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Office Plug-Ins Don’t Have To Be Ugly, Slow, And Clunky

Updated: May 10, 2023

By John Kwan, Benjamin Woods, Jennet Hydyrova, and Tural Hajiyev

The Microsoft Office suite remains by far the most popular set of business applications for the legal community. [1] Plug-ins extend the functions of these applications and tailor the edited them to legal professionals’ needs. One major advantage for users is that they do not need to leave the familiar Office environment to take advantage of these enhancements.

As Shreya Vajpei, Assistant Manager at Khaitan & Co commented, “Given the amount of time that lawyers spend working in Microsoft Office 365, we would like to see more of them take advantage of the rich features and capabilities the suite has to offer. This includes third-party plug-ins that can add a lot of extra functionality to MS Word and MS Outlook and tailored to our sector’s needs.”

A common frustration, however, is that plug-ins tend to slow down Office applications. In some cases, they could even lead to crashes and valuable work being lost in the process. Many also observe that a lot of plug-ins have old-school interfaces (especially when compared with modern consumer apps) that detract from the user experience.

It is now possible to have your cake and eat it too. Plug-ins built using Microsoft’s “Office Add-in” framework can be beautiful, fast, and a breeze to deploy. In this article, we draw upon our recent experience developing SendCheck [2], a plug-in for Office Outlook.

Two types of plug-ins

Until around 2011, Office plug-ins were VSTO, or COM, add-ins (VSTO Add-ins). The standard mode of installing a VSTO Add-in is through the use of an MSI, and a VSTO Add-in runs only in Office on Windows. VSTO Add-ins are built using Microsoft’s proprietary .NET Framework. Significantly, Microsoft has announced that they will not be bringing VSTO support to .NET Core or the latest versions of .NET. [3]

The launch of Office 365 in 2011 heralded the introduction of a new kind of plug-ins, somewhat confusingly named “Office Add-ins”. Office Add-ins can be built using standard web technologies such as HTML, CSS, Sass, LESS, and JavaScript that enable one to create richer, more modern, and more streamlined interfaces. Office Add-ins can run across multiple platforms, including Windows, Mac, Outlook mobile, and in a browser.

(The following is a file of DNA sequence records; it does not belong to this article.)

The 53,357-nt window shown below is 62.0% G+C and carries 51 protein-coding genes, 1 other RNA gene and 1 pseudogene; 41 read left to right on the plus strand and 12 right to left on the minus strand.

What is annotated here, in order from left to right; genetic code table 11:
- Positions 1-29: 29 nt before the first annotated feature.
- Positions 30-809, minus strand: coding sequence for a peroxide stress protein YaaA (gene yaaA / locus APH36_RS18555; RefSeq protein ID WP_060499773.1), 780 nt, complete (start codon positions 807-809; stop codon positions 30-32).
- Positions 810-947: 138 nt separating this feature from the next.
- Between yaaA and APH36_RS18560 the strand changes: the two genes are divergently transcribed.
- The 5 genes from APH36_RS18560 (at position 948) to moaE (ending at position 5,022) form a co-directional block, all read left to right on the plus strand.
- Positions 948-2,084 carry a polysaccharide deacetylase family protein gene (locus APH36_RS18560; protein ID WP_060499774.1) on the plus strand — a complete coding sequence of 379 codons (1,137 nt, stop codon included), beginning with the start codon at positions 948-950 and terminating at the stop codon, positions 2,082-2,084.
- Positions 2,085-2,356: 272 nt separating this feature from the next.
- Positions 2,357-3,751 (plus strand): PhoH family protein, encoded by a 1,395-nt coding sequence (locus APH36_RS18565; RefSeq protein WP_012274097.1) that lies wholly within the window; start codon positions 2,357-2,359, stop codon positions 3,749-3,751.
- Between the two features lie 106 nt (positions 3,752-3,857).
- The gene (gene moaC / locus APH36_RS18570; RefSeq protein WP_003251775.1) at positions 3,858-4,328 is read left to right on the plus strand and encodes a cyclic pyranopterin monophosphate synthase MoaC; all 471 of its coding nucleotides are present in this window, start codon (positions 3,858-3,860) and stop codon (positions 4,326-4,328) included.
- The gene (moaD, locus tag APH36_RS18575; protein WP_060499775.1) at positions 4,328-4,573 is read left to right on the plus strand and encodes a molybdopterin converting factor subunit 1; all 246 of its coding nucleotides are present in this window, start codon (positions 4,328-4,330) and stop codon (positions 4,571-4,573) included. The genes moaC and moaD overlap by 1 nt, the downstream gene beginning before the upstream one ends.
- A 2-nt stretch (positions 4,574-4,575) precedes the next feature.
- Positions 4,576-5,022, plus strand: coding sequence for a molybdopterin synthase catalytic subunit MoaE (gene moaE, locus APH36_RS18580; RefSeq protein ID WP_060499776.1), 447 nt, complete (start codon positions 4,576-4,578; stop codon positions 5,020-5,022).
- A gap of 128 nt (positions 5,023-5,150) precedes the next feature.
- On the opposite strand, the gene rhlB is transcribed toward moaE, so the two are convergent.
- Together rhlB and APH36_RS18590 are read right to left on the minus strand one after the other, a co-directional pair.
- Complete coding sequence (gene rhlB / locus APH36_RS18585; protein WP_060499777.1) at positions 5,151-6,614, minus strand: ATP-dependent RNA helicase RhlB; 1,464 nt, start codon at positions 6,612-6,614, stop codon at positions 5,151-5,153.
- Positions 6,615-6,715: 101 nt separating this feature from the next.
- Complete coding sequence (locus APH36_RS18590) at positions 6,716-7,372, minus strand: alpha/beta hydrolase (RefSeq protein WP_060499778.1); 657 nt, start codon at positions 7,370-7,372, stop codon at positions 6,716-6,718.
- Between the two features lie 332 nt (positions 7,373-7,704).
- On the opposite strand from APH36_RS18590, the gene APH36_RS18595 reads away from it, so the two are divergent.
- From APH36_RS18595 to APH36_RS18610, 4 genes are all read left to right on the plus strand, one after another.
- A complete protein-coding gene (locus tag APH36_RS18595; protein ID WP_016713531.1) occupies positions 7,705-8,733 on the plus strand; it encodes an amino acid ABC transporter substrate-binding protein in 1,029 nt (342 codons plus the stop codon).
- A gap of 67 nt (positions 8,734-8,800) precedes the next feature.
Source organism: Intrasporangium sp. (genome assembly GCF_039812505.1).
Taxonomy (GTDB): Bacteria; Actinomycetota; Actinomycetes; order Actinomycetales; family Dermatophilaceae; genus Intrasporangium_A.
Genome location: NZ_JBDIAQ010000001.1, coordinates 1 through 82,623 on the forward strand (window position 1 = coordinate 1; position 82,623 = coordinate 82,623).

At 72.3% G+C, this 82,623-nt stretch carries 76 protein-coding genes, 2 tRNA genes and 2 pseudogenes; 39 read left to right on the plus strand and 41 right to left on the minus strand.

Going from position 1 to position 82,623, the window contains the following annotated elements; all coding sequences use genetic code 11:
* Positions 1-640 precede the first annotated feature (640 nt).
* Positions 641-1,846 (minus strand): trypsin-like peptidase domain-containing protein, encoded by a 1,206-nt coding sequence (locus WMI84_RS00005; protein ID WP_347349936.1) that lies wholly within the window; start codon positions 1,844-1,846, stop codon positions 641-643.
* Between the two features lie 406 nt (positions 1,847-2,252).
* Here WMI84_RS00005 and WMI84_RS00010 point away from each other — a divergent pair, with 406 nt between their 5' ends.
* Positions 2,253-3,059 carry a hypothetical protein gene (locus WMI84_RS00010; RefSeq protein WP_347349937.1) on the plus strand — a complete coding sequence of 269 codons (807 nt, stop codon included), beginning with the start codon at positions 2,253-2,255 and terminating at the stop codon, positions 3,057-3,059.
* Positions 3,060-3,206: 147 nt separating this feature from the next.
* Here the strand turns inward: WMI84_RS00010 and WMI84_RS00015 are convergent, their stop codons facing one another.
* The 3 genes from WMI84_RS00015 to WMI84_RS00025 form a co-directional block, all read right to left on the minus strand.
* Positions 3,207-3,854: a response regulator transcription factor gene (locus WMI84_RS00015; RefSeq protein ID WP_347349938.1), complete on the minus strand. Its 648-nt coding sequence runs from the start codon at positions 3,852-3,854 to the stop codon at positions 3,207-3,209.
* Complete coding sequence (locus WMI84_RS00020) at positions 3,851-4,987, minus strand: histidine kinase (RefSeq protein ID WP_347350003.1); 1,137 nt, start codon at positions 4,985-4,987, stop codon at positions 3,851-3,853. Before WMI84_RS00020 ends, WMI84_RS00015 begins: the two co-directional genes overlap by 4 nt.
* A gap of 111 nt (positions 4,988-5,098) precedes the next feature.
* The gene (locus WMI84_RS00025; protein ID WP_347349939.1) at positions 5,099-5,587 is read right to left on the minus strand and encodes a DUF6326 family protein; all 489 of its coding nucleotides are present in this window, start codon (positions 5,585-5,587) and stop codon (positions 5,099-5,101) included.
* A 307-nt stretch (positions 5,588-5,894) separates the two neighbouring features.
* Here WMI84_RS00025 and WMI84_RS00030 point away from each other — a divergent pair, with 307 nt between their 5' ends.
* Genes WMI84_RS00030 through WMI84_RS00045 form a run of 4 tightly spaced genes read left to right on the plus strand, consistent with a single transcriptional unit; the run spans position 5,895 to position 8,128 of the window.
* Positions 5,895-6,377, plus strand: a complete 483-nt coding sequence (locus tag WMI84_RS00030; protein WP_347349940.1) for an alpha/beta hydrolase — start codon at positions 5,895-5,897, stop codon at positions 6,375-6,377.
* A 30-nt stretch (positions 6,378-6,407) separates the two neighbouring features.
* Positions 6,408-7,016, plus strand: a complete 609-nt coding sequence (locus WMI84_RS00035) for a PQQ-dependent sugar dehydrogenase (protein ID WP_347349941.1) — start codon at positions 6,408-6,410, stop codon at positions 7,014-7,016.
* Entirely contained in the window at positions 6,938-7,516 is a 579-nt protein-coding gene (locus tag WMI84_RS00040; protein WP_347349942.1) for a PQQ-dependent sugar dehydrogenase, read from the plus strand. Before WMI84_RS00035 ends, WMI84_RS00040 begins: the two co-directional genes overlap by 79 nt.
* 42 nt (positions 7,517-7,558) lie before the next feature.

For illustration, below are screenshots of SendCheck that we developed initially as a VSTO Add-in, and then as an Office Add-in. Although the core functions are materially identical across the two versions, we prefer the latter’s modern interfaces which integrate seamlessly with Outlook in a side pane (as opposed to a pop-up window) and provide a more pleasing user experience.

Whilst VSTO Add-ins, installed locally, tend to run upon starting up the relevant Office application, the code of an Office Add-in is generally only loaded when a user uses it.

Further, if the Office Add-in crashes, this generally will not crash the Office application itself.

In this connection, Microsoft itself noted that “Office Add-ins have a small footprint compared to VSTO Add-ins and solutions”. [6]

Office Add-ins are more secure

Further, Office Add-ins, being based on modern web technologies, have additional advantages from a development and security perspective:

  • One could set up automated testing and build pipelines for Office Add-ins on more operating systems than for VSTO Add-ins. Most CI/CD frameworks use Linux by default and therefore it can be easier to set up CI/CD for Office Add-ins out of the box. In turn, the development team could find it easier to run security tests on a timely basis.